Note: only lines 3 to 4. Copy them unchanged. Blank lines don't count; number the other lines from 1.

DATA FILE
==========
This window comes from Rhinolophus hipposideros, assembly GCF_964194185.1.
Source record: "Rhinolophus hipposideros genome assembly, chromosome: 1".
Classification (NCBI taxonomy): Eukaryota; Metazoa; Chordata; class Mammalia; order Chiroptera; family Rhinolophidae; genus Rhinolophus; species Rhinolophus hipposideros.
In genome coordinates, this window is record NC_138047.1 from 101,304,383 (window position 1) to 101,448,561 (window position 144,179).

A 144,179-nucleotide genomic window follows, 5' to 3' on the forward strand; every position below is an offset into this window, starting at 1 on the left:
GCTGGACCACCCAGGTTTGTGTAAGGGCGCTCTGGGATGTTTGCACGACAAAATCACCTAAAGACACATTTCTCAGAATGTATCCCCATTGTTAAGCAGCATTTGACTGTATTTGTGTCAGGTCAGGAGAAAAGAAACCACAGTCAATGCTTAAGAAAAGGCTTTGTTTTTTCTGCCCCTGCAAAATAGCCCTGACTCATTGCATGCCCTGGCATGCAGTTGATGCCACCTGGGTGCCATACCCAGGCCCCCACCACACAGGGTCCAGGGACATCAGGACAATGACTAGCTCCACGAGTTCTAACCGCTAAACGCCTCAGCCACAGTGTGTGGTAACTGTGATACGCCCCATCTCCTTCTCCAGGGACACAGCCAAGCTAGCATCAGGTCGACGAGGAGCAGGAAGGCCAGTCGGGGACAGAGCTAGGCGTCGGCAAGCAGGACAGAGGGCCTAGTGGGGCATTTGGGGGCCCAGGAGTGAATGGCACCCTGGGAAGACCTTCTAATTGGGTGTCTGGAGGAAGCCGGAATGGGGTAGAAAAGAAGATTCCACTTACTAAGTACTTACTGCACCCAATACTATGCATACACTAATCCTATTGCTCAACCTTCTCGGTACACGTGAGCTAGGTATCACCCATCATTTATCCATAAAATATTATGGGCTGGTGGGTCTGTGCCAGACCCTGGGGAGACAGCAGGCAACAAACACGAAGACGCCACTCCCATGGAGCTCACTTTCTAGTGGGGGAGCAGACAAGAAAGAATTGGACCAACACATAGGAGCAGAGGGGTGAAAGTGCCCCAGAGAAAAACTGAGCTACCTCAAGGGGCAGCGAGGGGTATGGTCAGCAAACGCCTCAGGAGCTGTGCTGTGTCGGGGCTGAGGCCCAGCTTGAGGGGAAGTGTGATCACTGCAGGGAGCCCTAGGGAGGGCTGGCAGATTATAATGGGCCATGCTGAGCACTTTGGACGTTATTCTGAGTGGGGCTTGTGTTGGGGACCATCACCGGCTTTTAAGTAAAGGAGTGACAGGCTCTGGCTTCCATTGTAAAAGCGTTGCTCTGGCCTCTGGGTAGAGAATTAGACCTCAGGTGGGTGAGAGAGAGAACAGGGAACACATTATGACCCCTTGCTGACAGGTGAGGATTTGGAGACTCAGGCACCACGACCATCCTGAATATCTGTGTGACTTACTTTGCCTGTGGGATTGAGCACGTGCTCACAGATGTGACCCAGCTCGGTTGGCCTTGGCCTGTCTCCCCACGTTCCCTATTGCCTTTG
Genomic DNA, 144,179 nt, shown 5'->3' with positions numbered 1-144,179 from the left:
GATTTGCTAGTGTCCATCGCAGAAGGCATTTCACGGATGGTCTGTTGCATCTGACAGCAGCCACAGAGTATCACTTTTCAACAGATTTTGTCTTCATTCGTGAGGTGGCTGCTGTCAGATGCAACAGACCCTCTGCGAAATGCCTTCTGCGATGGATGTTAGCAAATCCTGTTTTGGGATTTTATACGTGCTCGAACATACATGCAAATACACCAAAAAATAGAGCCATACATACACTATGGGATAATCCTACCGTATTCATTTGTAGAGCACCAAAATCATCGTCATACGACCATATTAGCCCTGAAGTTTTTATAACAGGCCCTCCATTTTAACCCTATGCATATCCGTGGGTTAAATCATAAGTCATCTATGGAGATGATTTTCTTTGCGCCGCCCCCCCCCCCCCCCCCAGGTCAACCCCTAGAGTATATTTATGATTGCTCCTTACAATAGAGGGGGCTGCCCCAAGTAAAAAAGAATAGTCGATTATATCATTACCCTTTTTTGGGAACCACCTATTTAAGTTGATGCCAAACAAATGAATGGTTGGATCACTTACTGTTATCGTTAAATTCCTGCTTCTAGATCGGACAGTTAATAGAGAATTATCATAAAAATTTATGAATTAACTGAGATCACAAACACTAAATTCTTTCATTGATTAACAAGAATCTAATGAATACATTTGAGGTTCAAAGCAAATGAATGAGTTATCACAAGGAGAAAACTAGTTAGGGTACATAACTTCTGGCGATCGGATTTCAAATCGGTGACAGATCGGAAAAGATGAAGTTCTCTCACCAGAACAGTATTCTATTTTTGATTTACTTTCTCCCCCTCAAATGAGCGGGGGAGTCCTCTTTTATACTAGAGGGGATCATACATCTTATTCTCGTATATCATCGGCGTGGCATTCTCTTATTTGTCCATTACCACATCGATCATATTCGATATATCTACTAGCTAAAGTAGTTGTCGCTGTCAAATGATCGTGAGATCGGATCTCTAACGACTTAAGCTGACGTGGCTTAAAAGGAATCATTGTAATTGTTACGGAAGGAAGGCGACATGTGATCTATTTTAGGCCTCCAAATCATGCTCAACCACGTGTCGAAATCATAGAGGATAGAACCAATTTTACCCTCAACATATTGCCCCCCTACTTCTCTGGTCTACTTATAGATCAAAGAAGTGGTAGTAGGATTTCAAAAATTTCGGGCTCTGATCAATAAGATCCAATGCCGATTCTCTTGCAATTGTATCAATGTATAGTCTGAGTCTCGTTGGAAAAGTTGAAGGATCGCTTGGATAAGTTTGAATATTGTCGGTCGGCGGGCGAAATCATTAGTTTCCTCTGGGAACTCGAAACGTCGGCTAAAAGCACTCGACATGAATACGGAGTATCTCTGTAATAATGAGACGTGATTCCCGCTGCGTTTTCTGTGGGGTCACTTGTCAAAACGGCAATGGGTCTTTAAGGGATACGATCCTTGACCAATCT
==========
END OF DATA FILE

Classification (NCBI taxonomy): Eukaryota; Metazoa; Chordata; class Mammalia; order Chiroptera; family Rhinolophidae; genus Rhinolophus; species Rhinolophus hipposideros.
In genome coordinates, this window is record NC_138047.1 from 101,304,383 (window position 1) to 101,448,561 (window position 144,179).